separating memory access instructions into older access instructions, the older access instructions being older than the first instruction, and newer access instructions, the newer access instructions being newer than the first instruction;
allocating a load buffer in a memory ordering unit to the load fencing micro-operation;
stalling dispatches of the newer memory loads;
retiring the older memory loads from the memory ordering unit;
dispatching the load fencing micro-operation from the load buffer to a cache controller after the older loads are retired;
allocating a store buffer in a memory ordering unit to the memory fencing micro-operation;
stalling dispatches of the newer access instructions;
retiring the older access instructions;
dispatching the first instruction to the cache controller after the older access instructions are retired; and
retiring the first instruction from the cache controller.
Description
BACKGROUND

1. Field of the Invention

The present invention relates in general to computer architecture and in particular to a method and system of organizing memory access.

2. Description of the Related Art

Video, graphics, communications and multimedia applications require high throughput processing power. As consumers increasingly demand these applications, microprocessors have been tailored to accelerate multimedia and communications applications.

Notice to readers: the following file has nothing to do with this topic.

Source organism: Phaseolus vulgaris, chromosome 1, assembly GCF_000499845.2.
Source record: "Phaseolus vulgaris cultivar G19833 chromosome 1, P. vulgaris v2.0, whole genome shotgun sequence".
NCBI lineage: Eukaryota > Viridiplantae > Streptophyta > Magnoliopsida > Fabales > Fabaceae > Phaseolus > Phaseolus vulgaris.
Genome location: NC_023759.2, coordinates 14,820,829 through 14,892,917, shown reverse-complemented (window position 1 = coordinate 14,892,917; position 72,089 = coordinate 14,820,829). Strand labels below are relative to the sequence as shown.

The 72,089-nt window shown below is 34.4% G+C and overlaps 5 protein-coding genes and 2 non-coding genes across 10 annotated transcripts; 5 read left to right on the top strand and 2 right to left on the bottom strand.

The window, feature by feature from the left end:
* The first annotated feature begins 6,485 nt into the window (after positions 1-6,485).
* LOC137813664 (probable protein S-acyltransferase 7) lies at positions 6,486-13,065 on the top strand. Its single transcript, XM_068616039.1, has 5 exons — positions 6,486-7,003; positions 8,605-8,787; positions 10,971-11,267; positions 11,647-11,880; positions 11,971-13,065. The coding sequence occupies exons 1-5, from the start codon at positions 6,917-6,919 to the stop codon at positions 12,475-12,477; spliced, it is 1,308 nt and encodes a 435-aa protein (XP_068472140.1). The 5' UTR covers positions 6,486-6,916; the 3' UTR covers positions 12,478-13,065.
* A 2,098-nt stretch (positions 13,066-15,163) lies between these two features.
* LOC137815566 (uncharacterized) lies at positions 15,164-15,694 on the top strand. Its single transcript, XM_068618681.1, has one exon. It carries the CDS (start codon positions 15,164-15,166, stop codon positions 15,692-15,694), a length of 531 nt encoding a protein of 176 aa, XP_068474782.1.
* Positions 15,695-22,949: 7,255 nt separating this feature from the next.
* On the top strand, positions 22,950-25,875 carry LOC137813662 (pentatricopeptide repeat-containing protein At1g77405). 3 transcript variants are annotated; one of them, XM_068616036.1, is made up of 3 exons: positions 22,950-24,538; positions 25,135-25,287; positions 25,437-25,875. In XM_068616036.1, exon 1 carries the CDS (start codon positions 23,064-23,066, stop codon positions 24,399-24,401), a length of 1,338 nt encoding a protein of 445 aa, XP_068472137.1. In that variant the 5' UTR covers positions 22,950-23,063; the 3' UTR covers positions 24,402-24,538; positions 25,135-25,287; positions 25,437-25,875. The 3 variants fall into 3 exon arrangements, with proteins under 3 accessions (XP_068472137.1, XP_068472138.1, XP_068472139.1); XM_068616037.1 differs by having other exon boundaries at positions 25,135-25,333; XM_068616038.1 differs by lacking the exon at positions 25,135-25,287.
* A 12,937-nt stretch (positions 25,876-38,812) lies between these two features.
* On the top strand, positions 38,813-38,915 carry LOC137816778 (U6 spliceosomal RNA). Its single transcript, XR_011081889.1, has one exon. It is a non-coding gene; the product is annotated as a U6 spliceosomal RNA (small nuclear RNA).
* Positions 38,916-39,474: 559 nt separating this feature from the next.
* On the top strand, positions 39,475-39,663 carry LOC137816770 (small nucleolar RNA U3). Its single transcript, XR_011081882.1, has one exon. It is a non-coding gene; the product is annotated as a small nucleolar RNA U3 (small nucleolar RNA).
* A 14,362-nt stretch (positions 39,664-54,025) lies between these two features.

Media extensions, such as the Intel MMX™ technology, introduced an architecture and instructions to enhance the performance of advanced media and communications applications, while preserving compatibility with existing software and operating systems. The new instructions operated in parallel on multiple data elements packed into 64-bit quantities. The instructions accelerated the performance of applications with computationally intensive algorithms that performed localized, reoccurring operations on small native data. These multimedia applications included: motion video, combined graphics with video, image processing, audio synthesis, speech synthesis and compression, telephony, video conferencing, and two and three-dimensional graphics applications.

Although parallel operations on data can accelerate overall system throughput, a problem occurs when memory is shared and communicated among processors. For example, suppose a processor performs data decompression of a video image. If a memory load or store occurs from an external agent or another processor while the data image is not complete, the external agent would receive incomplete or corrupt image data. Moreover, the situation becomes particularly acute, as many multimedia applications now require communications and data exchange between many external agents, such as external graphics processors.